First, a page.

The Social Security Disability system in the United States is very complicated. Whether you are a recently disabled father trying to provide for your family, a single mother who can no longer work because of an illness, or the parent of a child who needs extra help because of a challenging condition, obtaining benefits is not easy. The “system” involves a complex set of rules and requirements that make it very hard for the average person to successfully receive payments.

There is hope, however, and we appreciate you looking for help here. Our law firm provides unique benefits to clients just like you, which include:

  • A singular focus on representing the injured and disabled.
  • Having all important work performed by an experienced disability attorney.
  • A guarantee that you pay no fees unless you obtain social security disability benefits.
  • A proven track record of success in both routine and difficult cases.

Regardless of whether you are considering filing for benefits for the first time, or have been denied numerous times in the past, please call our office at (404) 255-9838. We will discuss your options free of charge, and help you make an informed decision about what to do next. We look forward to talking with you.

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The Social Security Administration (SSA) defines your name as a combination of your first and last names. The agency does not consider middle names or suffixes. Typically, the agency will consider your legal name to be as it appears on your US birth certificate. If you were born in a foreign country, then the name provided on your immigration documents will be used on your Social Security card.

Sometimes, situations do arise that require a person to change his or her name. For example, a person may get married or divorced. Whenever there is a change in name for any reason, you must inform the SSA. There is no online provision for changing the name on your Social Security card. You must provide legal identity documents which can include your driver’s license, state-issued non-driver identification card, or a US passport. If these documents are not available for any reason, you may provide your employee, student, health insurance, or US military cards.

You must also prove documents as evidence of your legal name change. These documents may include your marriage certificate, divorce decree, Certificate of Naturalization with your new name, or a court order accepting the name change. Remember that these must all be original documents, not photocopies or notarized documents. File your application form, take a print of it and mail it to the Social Security office with the documents. Once all documents have been verified, the agency will mail you your new card with the new name.

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A woman who has been diagnosed with breast cancer may be eligible for Social Security disability benefits. Cancer treatments like chemotherapy or radiation therapy can lead to extreme fatigue, and gainful activity is usually impossible during this time. Certain types of breast cancer, including unresectable or inoperable breast cancer, qualify for expedited processing of disability claims under the Compassionate Allowances program. When a cancer is as serious as this, it is important to make sure that your claim is filed with all relevant documentation and evidence to ensure that the claim is processed quickly.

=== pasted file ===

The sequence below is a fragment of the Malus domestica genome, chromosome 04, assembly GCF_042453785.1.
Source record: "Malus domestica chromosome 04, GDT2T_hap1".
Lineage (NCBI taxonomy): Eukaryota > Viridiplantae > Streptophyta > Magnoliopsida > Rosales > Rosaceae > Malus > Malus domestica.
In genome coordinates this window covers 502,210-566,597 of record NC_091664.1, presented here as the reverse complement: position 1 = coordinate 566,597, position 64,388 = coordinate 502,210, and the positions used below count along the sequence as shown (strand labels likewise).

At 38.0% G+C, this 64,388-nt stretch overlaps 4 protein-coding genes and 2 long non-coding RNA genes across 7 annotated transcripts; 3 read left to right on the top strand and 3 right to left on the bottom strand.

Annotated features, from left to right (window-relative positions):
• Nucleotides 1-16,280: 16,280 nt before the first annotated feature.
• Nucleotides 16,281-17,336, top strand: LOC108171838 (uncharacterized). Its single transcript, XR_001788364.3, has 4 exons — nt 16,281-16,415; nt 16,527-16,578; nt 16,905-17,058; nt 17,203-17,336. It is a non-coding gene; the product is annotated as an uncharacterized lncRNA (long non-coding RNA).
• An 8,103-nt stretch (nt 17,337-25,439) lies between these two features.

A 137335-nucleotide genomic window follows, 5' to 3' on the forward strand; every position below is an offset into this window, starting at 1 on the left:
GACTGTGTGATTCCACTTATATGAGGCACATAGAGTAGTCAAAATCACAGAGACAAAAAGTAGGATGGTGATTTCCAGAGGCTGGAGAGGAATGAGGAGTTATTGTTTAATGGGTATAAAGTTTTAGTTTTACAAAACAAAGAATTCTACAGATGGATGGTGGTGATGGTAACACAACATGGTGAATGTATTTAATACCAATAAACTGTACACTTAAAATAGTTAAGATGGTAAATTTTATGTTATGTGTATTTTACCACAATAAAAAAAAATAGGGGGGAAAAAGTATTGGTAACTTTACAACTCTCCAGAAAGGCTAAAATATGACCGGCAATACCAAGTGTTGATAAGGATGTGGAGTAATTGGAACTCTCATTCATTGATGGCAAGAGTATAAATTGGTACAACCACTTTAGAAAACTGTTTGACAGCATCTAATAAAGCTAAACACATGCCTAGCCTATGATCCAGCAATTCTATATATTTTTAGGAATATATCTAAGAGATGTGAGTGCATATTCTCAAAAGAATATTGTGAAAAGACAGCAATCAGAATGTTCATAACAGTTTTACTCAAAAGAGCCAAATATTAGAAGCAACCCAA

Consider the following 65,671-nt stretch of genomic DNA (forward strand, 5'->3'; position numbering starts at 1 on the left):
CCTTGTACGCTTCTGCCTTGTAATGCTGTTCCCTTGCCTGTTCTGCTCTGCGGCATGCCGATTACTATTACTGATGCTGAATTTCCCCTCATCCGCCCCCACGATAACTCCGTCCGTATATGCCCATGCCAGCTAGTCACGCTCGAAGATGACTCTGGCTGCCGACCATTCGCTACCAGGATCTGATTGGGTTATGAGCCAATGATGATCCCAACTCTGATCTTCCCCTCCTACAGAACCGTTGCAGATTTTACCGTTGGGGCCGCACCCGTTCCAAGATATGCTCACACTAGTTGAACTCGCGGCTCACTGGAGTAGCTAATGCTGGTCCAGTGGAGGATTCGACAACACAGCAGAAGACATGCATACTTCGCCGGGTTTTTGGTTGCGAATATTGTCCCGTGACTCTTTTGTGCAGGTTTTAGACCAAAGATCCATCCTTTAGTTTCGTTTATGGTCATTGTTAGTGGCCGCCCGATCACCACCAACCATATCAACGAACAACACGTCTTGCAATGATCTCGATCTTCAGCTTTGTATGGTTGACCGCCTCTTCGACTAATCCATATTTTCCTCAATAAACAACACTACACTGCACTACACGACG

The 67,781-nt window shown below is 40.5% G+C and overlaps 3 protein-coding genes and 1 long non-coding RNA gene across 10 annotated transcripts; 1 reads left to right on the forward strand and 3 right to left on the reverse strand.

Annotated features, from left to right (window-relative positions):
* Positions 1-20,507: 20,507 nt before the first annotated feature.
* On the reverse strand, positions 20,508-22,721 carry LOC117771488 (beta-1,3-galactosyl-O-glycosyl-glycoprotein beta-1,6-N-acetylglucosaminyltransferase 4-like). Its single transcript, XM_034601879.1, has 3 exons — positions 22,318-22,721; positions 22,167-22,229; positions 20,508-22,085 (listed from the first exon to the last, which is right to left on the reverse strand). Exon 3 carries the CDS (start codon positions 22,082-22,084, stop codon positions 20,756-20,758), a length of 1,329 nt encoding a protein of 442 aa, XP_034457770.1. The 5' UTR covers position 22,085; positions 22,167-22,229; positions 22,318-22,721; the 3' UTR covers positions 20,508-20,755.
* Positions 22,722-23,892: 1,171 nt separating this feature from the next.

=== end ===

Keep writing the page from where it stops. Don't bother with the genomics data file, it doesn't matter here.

Keep in mind that if the documentation, lab reports and pathological evidence you have provided is not deemed sufficient, the agency may deny your claim. Talk to an attorney and get your claim reviewed thoroughly before you submit it to maximize your chances of a successful claim.

If you or a loved one have been diagnosed with breast cancer, talk to Lisa Siegel, Georgia Disability Attorney, and discuss how you can begin the process of filing a claim.

 

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The Social Security Administration (SSA) recently added Superficial Siderosis of the Central Nervous System to its Compassionate Allowances program. This is a neurodegenerative condition that causes bleeding in the brain. Those with this condition suffer from deposits of hemosiderin in their brain or spinal cord, which can cause chronic bleeding. This often results in loss of hearing and progressive gait ataxia, the loss of full control over one’s gait.

Superficial Siderosis of the Central Nervous System is not a genetic disease and can occur as a result of surgery, trauma, or other factors. An aneurysm, for instance, can result in this condition. Patients who suffer from this condition often complain of multiple ailments, and diagnosis is often tricky because this is one of the most rare neurodegenerative conditions.

Typically, processing of a disability benefits claim can take between 6 and 12 months. However, when a claim involves a condition or disease that is included in the Compassionate Allowances program, the amount of time required to process a claim is significantly reduced. In many cases, just a diagnosis of the disorder will allow the claimant to qualify for disability benefits. Typically, a claim may be processed within 2 to 3 months after being filed under Compassionate Allowances.